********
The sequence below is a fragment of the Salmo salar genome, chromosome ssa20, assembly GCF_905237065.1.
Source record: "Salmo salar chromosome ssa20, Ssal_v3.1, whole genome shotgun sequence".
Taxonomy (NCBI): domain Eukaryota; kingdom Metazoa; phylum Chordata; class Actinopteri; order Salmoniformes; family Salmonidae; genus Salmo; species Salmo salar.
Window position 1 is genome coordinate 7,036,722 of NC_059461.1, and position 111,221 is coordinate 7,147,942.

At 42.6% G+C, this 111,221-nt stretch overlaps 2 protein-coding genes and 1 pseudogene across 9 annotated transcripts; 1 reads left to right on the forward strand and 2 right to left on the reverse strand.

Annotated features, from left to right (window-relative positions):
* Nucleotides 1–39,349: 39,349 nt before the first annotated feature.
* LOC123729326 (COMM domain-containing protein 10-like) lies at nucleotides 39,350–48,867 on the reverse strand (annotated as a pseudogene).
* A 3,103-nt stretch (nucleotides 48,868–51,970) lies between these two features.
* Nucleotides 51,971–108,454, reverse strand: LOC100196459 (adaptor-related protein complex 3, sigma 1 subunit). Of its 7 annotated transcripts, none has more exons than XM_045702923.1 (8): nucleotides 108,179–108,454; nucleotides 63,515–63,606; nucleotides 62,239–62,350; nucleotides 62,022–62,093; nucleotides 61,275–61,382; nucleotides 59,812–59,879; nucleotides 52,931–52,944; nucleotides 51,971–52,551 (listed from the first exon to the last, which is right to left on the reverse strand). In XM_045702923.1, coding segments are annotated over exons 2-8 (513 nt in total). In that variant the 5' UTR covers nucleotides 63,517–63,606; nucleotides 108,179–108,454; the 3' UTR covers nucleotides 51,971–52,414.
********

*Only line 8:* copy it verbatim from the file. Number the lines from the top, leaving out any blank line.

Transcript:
* LOC123729326 (COMM domain-containing protein 10-like) lies at nucleotides 39,350–48,867 on the reverse strand (annotated as a pseudogene).